Never let photos in the way of a good story, I say. Ask anyone who’d read Thubron or Robb, writers of books without as much as a picture, and ask them if they hadn’t seen the Banguê restaurant, or Mount Kailash. Good writing is as powerful as any set of Hasselblad lenses and, one would argue, a lot cheaper.
Why this post, then? Why Bible-thumping against photography and then stick one in that’s all about them?
Well, I’m neither a man of virtue nor a good writer.
A few days ago, I felt as if I’d said everything about my visit to Seoul; yet, I still had some photos. Much like those characters in a Pirandello’s play whose title I butchered for this post, they were in search of something. Pirandello’s characters were looking for an Author; my pictures, bless them, already had one – whether they wanted that one is another story – but what they were missing was a story.
I suppose I could’ve left them behind; somehow, though, I knew I couldn’t. Irrational as it might sound, I thought I owed them something. Then I decided, as so often I do, to part ways with my own convictions and let these pictures be the story. Here they come.
First night in Seoul. I was at last, after many false starts, on my way to the Noryangjin fish market: I had been on the cusp of leaving my hotel room for a good hour before it finally happened. Something – be it an email, or a document to check online – would pop up and distract me. As I eventually slipped in the lift, I started nagging my memory for the title of a book, written by Italo Calvino, where the protagonist – a reader – had the same issue I experienced: he wants to read a novel, but despite his best intentions he keeps on being sidetracked. By the time I was on the kerb my brain had spat out the answer. If on a Winter’s Night a Traveller. And, right at that moment, I saw the young couple walking into the cone of light of the kiosk, much like I’d imagined the traveller. Click.
Incheon, a rainy Sunday morning at the pompously-named International Business District. We’d seized on the chance of a pause in the procession of squalls of rain and gusts of wind that were lashing our hotel when – surprise surprise – it started again. Surprised by the downpour, a man used his puffer jacket as he walked towards his car. His sense of urgency didn’t seem to be mirrored by any of his, better insulated, companions.
Morning had barely passed the baton to afternoon and these four sprightly gents were well into what I assume was their first round of beers, sitting outside the neighbourhood Mini-Stop market. The way they were laughing, and the generous humour that I could feel, brought me back to Italy: everywhere in the North of the country, perhaps not outside a grocery store but in bars, their peers would be sitting and laughing hard as well, maybe with small glasses of white instead of beers. And a non-stop stream of profanity in dialect, of course.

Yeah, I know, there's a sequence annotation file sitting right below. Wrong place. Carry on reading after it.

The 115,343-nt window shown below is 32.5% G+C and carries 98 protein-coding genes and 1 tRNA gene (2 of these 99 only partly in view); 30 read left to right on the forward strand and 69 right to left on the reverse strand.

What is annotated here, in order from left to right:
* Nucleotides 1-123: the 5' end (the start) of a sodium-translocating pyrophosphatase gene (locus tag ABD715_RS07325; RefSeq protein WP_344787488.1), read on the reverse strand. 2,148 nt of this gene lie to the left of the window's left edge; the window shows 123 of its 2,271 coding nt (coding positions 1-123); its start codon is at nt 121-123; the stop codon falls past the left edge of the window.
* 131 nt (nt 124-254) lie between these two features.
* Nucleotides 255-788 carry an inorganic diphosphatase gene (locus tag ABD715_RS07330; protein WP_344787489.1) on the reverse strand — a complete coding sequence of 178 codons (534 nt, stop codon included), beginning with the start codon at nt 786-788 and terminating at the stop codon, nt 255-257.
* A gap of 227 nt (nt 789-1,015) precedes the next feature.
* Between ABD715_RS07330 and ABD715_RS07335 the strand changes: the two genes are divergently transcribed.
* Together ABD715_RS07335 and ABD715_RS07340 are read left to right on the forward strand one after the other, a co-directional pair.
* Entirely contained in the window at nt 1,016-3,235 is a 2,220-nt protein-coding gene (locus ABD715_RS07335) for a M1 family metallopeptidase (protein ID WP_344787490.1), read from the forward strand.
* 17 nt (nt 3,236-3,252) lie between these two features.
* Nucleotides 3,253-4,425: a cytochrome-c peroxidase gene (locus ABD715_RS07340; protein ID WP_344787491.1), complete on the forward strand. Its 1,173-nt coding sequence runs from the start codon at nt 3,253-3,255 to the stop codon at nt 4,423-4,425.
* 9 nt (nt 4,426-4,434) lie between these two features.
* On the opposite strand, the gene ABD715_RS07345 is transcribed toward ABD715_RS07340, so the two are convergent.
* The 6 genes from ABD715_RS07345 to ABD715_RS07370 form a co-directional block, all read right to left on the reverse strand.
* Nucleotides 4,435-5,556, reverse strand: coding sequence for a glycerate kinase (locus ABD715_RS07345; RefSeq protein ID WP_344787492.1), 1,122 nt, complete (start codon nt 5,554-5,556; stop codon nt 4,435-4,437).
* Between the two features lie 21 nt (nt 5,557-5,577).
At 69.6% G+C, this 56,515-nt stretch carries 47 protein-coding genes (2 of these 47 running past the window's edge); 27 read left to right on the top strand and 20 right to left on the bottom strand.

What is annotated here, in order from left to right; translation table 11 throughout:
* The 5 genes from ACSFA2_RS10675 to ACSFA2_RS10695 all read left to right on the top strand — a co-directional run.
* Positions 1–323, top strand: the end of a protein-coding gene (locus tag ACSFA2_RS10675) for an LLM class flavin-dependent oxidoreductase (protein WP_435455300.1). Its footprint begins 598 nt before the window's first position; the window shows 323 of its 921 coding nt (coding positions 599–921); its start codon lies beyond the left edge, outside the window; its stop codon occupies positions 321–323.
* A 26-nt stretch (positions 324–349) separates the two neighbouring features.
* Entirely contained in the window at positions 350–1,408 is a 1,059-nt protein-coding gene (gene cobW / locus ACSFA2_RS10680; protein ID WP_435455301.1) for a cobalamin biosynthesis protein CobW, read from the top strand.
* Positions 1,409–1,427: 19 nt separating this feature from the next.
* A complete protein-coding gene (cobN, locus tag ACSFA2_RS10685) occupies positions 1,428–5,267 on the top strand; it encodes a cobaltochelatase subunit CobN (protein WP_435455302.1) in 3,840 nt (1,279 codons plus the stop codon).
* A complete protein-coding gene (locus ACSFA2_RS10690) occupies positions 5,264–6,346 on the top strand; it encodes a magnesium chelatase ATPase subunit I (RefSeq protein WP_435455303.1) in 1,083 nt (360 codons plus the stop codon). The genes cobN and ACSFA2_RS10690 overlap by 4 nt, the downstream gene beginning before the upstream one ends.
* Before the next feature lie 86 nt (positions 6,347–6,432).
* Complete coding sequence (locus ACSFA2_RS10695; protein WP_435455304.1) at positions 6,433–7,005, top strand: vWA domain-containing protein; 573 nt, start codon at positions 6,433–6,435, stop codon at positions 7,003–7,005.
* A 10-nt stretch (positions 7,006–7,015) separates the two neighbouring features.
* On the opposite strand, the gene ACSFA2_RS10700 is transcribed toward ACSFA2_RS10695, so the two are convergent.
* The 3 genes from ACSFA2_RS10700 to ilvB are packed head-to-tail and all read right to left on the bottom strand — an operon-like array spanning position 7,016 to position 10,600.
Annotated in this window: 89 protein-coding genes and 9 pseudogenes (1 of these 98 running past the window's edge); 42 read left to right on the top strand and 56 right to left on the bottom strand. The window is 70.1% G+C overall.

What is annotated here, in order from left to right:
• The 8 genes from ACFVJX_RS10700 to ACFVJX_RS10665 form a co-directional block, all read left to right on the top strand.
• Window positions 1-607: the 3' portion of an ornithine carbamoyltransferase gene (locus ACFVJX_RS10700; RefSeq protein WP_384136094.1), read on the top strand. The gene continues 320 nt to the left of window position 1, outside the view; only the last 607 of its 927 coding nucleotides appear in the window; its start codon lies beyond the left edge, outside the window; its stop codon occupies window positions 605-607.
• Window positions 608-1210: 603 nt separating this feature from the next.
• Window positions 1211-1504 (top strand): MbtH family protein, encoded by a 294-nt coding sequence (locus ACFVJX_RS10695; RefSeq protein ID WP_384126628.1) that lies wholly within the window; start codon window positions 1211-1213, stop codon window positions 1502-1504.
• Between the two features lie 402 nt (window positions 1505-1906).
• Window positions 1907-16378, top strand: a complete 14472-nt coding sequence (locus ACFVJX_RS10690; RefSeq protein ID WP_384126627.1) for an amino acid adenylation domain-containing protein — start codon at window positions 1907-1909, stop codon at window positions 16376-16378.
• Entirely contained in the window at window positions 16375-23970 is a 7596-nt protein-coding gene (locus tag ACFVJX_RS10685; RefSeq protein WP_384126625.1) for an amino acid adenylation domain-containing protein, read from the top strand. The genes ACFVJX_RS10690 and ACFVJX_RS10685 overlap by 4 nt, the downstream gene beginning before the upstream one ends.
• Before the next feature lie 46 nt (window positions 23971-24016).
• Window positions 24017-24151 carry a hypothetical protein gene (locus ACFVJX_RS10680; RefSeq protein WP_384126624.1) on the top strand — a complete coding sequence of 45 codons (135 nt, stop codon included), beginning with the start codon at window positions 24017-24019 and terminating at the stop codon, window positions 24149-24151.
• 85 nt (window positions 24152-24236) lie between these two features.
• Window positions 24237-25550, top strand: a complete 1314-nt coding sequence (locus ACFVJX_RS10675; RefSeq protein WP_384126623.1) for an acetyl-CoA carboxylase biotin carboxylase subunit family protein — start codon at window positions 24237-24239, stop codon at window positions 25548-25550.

In these days of Instagram, a number of enterprising ventures have popped up, in and around the historic district of Bukchon, offering the ultimate selfie experience to the social media crowd. For a – fairly substantial, I imagine – amount of won punters can be issued with traditional dresses to wear for the duration of their stroll around the Hanok village. But what happens when the Instagramming is done and all that remains is to sit down and marvel at the number of likes piling up? Well, one could do as these ladies and opt for eating fried fish balls at a shop embellished by two hand-drawn adverts featuring Maggie and Bart.
Bukchon village is peppered with signs – hanging from walls or held by yellow-clad volunteers – pleading visitors to keep quiet, for the sake of the locals. It felt all a bit over the top given the traditional politeness and respect that is the mainstay of this corner of Asia. Besides, even if I were inclined to indulge in some Mediterranean fracas, how could I not obey to the cutest admonition ever?
Yes, I said 6 photos and with these two we’d be at 7. But… which one would you use when you inadvertently play with your camera’s focus? The Oriental bishop or the lady? Ah, choices. Let’s have both, shall we? After all I said I wasn’t a man of virtue.